When we start something new our lives — a project, a program, a class — we put it on the calendar and tend to think “this will take X amount of time in my schedule.”
But “starting new stuff,” as I wrote in my last post, is often about much more than just the time it will take.
Our brains can protect us, when we’re “taking the plunge” and doing something challenging, by oversimplifying just how hard it might actually be. We get swept up in the enthusiasm of “doing the thing” — and then, a little bit after we’ve begun, reality sets in: Oh. This is kinda hard.
I remember working with a client who wanted to make a commitment to writing regularly. He’d blocked out times about five days a week on his calendar when he was going to write. He came to a coaching session saying he had been writing — which we celebrated! — but he couldn’t understand why he felt so “off” and overall depleted.
He’d thought it was just about “making the time” to write. But it wasn’t just about the time. It was about many other things: writing, after a long time away from it, was like using muscles he hadn’t used in a while. (I used to start and stop and start yoga practice a lot, and every time I started it again, it took about a day for me to be reminded of the muscles I hadn’t been using when away from it.)
It was also about: the fact that writing felt uncomfortable. It brought up uncomfortable stuff: do I really want to write this? Is it safe to write this? Is this any good? Why am I doing this again? (Not to mention anything challenging about the actual craft of writing.)
It was also about: The reactions my client’s renewed commitment in his writing triggered in those around him, who depended on him in ways he might be less available for now.
It was also about: Realizing he might not be able to do the amount of writing he’d hoped he’d be able to do and get everything else done that was important and necessary to him. It was about figuring out what could be let go and what couldn’t. (It’s a really common “blind spot,” I’ve found, for us to add something new to our schedules and not realize that doing so means we likely need to take something old out of the schedule.)
And it was about other things that I’m sure I know nothing about.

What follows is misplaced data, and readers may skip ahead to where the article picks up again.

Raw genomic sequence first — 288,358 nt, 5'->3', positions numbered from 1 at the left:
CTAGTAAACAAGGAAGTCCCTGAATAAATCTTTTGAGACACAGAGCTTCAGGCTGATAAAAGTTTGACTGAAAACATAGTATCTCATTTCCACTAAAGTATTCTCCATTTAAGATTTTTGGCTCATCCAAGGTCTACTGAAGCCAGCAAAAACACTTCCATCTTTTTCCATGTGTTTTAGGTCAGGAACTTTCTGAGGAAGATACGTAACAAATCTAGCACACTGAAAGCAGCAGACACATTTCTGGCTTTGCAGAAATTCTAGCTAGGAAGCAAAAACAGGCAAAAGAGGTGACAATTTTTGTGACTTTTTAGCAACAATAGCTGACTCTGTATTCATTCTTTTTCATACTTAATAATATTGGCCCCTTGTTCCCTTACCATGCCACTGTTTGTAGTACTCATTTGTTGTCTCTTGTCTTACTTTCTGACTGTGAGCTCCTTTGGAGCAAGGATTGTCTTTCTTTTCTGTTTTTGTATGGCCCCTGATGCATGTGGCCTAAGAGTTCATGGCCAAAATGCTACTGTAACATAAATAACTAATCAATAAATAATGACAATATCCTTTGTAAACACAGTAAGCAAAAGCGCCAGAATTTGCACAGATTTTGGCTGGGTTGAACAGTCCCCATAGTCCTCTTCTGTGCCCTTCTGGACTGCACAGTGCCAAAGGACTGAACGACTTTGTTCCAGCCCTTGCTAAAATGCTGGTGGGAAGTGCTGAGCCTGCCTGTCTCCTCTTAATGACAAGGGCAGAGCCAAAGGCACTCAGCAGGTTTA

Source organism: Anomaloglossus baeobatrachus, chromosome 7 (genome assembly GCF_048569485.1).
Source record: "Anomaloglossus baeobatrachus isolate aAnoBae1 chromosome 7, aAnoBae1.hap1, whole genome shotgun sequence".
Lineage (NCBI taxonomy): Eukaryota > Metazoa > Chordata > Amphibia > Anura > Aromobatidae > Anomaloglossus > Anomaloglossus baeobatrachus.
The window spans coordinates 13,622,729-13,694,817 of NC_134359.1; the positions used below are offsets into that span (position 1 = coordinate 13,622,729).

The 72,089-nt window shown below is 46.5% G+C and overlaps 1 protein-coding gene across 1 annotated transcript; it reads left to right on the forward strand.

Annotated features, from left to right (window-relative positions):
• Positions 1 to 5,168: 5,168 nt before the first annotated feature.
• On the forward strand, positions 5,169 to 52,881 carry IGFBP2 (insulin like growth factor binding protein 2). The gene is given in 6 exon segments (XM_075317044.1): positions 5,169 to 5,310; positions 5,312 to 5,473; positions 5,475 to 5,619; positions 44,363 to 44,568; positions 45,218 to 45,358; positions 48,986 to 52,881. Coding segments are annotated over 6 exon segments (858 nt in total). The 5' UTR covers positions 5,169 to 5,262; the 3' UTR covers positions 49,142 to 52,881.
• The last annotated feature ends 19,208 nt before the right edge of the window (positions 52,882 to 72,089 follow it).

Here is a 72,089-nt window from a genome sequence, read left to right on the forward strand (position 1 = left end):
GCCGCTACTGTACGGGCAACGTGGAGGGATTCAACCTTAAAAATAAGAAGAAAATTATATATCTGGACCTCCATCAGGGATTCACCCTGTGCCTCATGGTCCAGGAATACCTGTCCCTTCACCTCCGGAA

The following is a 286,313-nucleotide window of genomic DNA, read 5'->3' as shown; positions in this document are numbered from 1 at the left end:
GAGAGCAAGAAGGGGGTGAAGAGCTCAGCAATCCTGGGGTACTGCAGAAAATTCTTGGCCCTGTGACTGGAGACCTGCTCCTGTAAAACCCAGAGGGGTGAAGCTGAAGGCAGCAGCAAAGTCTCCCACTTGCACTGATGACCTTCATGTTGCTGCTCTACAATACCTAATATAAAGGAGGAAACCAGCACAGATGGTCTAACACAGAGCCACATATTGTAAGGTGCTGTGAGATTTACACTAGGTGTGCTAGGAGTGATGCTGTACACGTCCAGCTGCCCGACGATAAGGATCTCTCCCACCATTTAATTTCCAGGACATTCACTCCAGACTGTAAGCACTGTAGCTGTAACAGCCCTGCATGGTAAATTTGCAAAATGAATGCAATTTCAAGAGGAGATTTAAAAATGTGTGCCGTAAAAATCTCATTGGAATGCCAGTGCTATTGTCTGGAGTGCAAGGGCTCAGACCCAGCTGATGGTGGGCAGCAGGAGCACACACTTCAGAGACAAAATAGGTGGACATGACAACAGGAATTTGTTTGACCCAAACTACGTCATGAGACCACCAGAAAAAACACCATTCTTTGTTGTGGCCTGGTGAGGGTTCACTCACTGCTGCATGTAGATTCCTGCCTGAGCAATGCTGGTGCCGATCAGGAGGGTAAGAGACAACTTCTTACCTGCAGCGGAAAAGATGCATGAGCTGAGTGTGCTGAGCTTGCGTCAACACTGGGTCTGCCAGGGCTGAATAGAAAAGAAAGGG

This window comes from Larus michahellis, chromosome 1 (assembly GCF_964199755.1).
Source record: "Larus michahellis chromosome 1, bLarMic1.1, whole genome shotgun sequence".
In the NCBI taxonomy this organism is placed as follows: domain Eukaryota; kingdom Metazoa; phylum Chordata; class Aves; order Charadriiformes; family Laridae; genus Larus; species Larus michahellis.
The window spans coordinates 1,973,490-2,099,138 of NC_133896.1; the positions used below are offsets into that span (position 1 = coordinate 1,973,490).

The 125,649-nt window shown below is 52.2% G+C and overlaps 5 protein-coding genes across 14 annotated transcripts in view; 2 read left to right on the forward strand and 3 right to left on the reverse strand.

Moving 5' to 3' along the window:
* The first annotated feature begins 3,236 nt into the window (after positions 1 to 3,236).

Scheduling that time to do it is a starting point, and a vital one. And it’s also vital that we recognize that it’s totally normal for it not to go “smoothly.” It’s normal to experience a period of “disorganization” where we’re letting go of part of our old routine to make room for the new one, and where we’re figuring out just how to best incorporate the new thing on a daily basis.
I’ve experienced this myself here at the start of the new year: the first week of January I started a new and challenging thing, and it took me until the third week of January to realize why I was feeling so weirdly behind, disorganized, and depleted.
I thought of my client and many others I’d worked with who’d had similar feelings when starting something new — and I realized, oh yeah! I’m not just “taking a really long time to recover from the holidays this year.” I’m actually doing a new thing, flexing muscles that haven’t been flexed in a while, processing the change, noticing what I’m needing to give up because of it, what new boundaries need to be set, and all kinds of other things around it.
Once I got it: okay, this isn’t just about taking an hour or two out of my days to do this thing; there’s a lot connected to taking that hour or two, mostly in my emotional world — an interesting thing happened: I caught up with myself.
And I began to feel far more in the present moment, more “on top of things,” and am establishing a pace that feels right for doing this new project. There is power in naming what is happening.
If you’re in the process of beginning something new and challenging, allow yourself the recognition that making the time is only part of it. If you’re feeling all kinds of other stuff as you start this new thing, it doesn’t mean anything is wrong. It doesn’t mean you’ve made the wrong choice; it doesn’t mean you should quit.
The more we can accept that starting something new brings up our stuff — and that nothing is wrong when it inevitably does — the more we, paradoxically, are able to be with all the stuff that comes up. It’s believing “something is wrong here!” that is the problem — not the stuff that’s coming up.
(And if you are freaking out, try naming what’s happening: This is new to me, and it turns out there’s a lot more to this than I thought there would be. That’s okay.)
What do you notice about this for you? Do you expect yourself to “just put in the time” and get it done? How do you make room for everything that comes up around starting something new? I’d love to hear from you.
And, if you’re in a “starting new stuff” place and needing some support, I’d love to help! You can check out my one-on-one coaching offerings, here.
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Top photo by Jen Theodore on Unsplash; bottom photo by Aaron Burden on Unsplash